Cancer stem cells contribute to tumorigenesis, metastasis, recurrence, and chemoresistance. CD133/prominin-1 - a pentaspan membrane glycoprotein - has been used as a stem cell biomarker for the isolation of stem-like cells from a variety of normal and pathological tissues. In our previous studies, we developed several anti-CD133 monoclonal antibodies using Cell-Based Immunization and Screening (CBIS) methods, followed by characterization of their efficacy by flow cytometry, western blotting, and immunohistochemical analyses. One of the 100 clones, CMab-43 (IgG2a, kappa), demonstrated a sensitive and specific reaction against colon cancer cells. This study aimed to investigate the antitumor activity of CMab-43. Caco-2 cells (human colon cancer cell line) were subcutaneously implanted into the flanks of nude mice. CMab-43 and control mouse IgG were injected three times into the peritoneal cavity of mice. Tumor formation was observed in the control and CMab-43-treated mice of Caco-2 xenograft models. CMab-43 significantly reduced tumor development of Caco-2 xenograft in comparison with the control mouse IgG on days 12, 14, and 17. Our results cumulatively suggest that CMab-43 is useful for antibody therapy against CD133-expressing colon cancers.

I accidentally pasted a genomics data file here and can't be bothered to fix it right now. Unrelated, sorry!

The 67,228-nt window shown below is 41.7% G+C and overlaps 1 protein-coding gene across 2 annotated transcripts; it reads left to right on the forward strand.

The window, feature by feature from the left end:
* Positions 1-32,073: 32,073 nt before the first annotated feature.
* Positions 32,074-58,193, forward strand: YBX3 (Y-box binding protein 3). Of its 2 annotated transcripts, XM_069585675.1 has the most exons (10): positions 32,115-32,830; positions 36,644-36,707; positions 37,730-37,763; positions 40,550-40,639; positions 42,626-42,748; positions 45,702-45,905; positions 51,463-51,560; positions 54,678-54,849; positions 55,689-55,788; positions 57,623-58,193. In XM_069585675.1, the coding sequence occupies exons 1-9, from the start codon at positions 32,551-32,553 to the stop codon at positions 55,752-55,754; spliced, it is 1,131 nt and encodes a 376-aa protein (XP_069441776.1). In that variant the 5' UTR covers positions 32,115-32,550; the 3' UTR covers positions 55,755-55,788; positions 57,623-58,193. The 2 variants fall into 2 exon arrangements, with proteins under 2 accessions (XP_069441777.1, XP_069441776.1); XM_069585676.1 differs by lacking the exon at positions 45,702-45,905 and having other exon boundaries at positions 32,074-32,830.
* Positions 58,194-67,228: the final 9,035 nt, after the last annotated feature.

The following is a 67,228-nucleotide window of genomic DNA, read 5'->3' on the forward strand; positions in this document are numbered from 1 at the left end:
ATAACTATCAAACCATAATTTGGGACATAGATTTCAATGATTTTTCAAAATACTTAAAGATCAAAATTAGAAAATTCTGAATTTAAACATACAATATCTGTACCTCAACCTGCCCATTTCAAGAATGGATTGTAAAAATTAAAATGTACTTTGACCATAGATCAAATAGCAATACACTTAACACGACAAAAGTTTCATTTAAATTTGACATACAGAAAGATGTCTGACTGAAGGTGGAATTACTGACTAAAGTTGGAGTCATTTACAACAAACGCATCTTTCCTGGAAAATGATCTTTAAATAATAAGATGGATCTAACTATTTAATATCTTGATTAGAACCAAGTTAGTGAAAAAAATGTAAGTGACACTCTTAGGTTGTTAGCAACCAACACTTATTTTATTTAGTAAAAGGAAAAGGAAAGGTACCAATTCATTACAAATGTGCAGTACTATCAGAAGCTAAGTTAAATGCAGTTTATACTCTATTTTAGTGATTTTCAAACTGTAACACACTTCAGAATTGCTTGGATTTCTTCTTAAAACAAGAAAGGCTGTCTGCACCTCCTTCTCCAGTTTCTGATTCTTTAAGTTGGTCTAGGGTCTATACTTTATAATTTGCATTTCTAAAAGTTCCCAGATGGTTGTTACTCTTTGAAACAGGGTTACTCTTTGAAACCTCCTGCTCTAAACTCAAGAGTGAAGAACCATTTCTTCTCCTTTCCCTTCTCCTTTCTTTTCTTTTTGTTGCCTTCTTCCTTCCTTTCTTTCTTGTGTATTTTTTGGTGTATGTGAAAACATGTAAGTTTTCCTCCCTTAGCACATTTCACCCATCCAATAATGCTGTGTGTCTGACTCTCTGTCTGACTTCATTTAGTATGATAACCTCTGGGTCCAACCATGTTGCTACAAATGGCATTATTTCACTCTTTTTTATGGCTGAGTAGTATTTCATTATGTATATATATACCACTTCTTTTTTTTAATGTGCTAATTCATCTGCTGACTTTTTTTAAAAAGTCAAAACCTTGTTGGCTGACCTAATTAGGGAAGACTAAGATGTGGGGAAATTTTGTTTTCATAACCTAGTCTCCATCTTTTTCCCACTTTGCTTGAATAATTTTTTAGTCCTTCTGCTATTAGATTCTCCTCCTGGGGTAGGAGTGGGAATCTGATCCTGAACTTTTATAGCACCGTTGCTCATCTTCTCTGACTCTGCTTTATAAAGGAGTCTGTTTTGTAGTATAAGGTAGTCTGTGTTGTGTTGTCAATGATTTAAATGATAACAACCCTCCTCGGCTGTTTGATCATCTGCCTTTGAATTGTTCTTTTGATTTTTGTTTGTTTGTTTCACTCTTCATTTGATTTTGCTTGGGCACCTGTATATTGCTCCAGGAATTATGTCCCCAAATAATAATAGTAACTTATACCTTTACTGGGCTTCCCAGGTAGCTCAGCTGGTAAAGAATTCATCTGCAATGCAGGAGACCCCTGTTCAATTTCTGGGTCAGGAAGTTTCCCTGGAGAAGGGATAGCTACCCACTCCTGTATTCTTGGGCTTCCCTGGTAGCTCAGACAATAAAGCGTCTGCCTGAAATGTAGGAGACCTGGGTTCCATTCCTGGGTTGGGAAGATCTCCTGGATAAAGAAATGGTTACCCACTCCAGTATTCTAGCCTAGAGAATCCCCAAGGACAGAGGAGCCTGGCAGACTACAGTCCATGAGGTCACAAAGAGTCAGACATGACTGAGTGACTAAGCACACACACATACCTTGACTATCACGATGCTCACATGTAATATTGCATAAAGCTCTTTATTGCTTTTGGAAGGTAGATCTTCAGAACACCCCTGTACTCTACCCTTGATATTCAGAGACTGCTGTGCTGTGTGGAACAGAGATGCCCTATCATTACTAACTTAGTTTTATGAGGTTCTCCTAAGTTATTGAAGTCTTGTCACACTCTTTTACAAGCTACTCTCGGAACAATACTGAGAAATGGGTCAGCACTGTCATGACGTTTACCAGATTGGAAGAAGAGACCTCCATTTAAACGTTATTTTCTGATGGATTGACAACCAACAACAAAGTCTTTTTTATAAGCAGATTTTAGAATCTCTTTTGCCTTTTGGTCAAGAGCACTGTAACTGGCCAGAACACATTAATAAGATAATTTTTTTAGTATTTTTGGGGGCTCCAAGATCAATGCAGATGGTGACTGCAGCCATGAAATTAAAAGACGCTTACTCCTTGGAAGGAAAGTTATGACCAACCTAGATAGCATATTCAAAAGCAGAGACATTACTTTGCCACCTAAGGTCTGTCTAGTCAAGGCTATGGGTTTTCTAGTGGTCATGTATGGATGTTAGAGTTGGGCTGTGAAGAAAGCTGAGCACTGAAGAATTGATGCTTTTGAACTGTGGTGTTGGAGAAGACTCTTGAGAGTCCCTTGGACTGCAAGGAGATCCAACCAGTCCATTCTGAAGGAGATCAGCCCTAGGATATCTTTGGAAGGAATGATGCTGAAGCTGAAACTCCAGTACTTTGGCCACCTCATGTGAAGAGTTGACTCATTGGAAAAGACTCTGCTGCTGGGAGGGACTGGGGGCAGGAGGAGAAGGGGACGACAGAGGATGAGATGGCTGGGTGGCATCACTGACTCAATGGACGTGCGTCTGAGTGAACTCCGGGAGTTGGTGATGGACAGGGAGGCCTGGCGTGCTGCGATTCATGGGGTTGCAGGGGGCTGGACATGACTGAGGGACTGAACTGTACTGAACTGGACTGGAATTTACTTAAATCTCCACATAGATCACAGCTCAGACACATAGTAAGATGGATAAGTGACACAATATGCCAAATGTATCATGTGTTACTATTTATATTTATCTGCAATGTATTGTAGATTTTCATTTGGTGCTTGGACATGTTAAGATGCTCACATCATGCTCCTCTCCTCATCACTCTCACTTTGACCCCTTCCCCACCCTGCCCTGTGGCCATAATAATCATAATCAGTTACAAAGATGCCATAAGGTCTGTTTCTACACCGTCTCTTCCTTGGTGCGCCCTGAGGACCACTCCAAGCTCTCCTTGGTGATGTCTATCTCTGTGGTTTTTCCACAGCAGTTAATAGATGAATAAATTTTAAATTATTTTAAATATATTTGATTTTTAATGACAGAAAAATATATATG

|Number of pages||4|
|Journal||Monoclonal antibodies in immunodiagnosis and immunotherapy|
|Publication status||Published - 2019 Apr 1|
- colon cancers
- monoclonal antibody
ASJC Scopus subject areas
- Immunology and Allergy